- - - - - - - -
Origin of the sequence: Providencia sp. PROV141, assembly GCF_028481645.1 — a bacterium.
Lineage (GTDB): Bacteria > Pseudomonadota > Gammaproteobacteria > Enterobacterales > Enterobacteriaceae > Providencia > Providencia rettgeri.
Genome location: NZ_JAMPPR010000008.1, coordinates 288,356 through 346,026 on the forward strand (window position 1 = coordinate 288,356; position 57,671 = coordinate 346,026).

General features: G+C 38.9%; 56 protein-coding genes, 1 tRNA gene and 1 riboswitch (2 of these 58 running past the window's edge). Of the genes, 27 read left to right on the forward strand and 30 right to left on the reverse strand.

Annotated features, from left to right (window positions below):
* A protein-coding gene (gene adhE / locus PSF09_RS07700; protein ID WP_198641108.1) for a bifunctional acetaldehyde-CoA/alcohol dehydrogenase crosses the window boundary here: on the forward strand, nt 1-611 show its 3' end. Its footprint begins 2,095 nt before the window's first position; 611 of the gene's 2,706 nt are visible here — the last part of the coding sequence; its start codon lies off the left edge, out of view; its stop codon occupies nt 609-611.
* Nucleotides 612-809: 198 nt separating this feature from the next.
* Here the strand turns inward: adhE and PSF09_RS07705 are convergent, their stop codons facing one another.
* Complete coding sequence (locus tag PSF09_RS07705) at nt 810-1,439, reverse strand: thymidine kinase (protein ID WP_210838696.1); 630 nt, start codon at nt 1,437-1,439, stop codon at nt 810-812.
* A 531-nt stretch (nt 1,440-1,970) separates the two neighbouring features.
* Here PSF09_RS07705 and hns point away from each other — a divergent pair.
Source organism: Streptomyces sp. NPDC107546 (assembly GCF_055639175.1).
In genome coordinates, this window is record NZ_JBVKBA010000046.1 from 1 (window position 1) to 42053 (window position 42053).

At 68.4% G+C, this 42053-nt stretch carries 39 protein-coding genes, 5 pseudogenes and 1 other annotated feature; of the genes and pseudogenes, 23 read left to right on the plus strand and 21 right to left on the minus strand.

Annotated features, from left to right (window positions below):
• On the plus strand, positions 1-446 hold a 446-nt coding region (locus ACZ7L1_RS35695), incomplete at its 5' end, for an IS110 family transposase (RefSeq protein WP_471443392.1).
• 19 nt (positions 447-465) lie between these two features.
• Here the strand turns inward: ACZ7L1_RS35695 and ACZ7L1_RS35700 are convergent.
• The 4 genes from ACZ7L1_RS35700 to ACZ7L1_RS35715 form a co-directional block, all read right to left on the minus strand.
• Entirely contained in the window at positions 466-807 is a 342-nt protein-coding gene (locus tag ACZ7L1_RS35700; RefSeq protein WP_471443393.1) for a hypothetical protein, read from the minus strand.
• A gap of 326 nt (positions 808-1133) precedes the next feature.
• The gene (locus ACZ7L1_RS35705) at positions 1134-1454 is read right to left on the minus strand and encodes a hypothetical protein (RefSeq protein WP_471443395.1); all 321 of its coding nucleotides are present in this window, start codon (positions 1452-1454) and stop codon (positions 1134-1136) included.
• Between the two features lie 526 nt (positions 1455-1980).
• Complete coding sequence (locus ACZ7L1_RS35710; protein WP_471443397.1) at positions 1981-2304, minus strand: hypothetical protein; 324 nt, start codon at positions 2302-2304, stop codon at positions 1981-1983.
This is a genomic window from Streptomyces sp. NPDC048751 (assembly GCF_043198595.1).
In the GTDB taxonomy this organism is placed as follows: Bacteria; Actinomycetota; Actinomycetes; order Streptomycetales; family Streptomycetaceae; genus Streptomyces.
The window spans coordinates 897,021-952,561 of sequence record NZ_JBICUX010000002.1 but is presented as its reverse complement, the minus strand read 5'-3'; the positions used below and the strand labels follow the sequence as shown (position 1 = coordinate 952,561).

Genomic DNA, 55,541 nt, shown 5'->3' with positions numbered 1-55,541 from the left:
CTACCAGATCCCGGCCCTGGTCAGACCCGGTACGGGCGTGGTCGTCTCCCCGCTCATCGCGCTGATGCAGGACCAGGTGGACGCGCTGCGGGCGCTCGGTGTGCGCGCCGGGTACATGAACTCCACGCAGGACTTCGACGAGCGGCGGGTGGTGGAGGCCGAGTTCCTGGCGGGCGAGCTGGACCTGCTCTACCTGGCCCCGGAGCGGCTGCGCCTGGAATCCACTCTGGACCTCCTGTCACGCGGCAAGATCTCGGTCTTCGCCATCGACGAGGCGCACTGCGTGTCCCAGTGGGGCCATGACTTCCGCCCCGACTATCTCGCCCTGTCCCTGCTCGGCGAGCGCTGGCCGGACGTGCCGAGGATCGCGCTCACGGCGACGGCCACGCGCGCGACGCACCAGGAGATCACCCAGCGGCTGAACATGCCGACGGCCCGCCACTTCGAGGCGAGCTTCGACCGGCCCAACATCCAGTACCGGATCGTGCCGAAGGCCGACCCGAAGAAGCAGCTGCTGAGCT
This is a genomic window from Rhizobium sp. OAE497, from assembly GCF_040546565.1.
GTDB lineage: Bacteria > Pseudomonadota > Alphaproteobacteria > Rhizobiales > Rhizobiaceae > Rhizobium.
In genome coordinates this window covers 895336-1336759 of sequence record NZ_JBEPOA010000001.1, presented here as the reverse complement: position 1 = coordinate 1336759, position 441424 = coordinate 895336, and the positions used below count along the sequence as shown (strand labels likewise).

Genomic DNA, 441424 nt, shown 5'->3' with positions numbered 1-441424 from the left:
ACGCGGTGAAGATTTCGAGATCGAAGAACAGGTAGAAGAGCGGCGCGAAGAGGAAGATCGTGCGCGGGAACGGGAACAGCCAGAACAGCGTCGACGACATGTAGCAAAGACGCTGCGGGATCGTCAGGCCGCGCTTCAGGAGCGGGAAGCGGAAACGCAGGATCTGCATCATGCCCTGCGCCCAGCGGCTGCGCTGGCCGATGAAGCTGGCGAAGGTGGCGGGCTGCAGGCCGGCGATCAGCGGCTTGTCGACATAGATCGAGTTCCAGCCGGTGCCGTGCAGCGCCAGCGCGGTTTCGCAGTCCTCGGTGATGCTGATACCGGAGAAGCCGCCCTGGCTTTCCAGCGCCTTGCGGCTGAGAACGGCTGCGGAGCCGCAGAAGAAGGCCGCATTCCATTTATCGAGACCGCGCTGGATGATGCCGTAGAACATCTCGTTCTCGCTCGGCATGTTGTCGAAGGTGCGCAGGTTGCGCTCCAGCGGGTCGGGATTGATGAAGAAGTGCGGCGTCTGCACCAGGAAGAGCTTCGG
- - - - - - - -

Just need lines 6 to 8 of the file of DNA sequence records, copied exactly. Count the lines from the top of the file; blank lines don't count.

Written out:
* A protein-coding gene (gene adhE / locus PSF09_RS07700; protein ID WP_198641108.1) for a bifunctional acetaldehyde-CoA/alcohol dehydrogenase crosses the window boundary here: on the forward strand, nt 1-611 show its 3' end. Its footprint begins 2,095 nt before the window's first position; 611 of the gene's 2,706 nt are visible here — the last part of the coding sequence; its start codon lies off the left edge, out of view; its stop codon occupies nt 609-611.
* Nucleotides 612-809: 198 nt separating this feature from the next.
* Here the strand turns inward: adhE and PSF09_RS07705 are convergent, their stop codons facing one another.